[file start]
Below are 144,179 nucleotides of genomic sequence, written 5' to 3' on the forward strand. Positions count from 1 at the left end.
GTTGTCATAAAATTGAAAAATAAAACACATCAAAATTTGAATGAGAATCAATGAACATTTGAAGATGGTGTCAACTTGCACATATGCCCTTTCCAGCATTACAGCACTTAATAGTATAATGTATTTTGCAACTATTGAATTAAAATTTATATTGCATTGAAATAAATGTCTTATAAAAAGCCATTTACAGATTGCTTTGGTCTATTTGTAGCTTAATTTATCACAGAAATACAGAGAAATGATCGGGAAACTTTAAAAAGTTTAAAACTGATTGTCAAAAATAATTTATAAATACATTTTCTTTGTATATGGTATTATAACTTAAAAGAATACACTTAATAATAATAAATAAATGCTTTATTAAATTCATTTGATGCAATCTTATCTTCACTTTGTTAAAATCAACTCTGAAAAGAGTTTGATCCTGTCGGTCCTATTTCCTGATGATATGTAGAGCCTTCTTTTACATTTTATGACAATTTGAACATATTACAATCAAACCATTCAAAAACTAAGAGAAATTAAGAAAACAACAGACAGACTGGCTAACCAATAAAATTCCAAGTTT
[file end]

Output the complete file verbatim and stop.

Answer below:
Below are 144,179 nucleotides of genomic sequence, written 5' to 3' on the forward strand. Positions count from 1 at the left end.
GTTGTCATAAAATTGAAAAATAAAACACATCAAAATTTGAATGAGAATCAATGAACATTTGAAGATGGTGTCAACTTGCACATATGCCCTTTCCAGCATTACAGCACTTAATAGTATAATGTATTTTGCAACTATTGAATTAAAATTTATATTGCATTGAAATAAATGTCTTATAAAAAGCCATTTACAGATTGCTTTGGTCTATTTGTAGCTTAATTTATCACAGAAATACAGAGAAATGATCGGGAAACTTTAAAAAGTTTAAAACTGATTGTCAAAAATAATTTATAAATACATTTTCTTTGTATATGGTATTATAACTTAAAAGAATACACTTAATAATAATAAATAAATGCTTTATTAAATTCATTTGATGCAATCTTATCTTCACTTTGTTAAAATCAACTCTGAAAAGAGTTTGATCCTGTCGGTCCTATTTCCTGATGATATGTAGAGCCTTCTTTTACATTTTATGACAATTTGAACATATTACAATCAAACCATTCAAAAACTAAGAGAAATTAAGAAAACAACAGACAGACTGGCTAACCAATAAAATTCCAAGTTT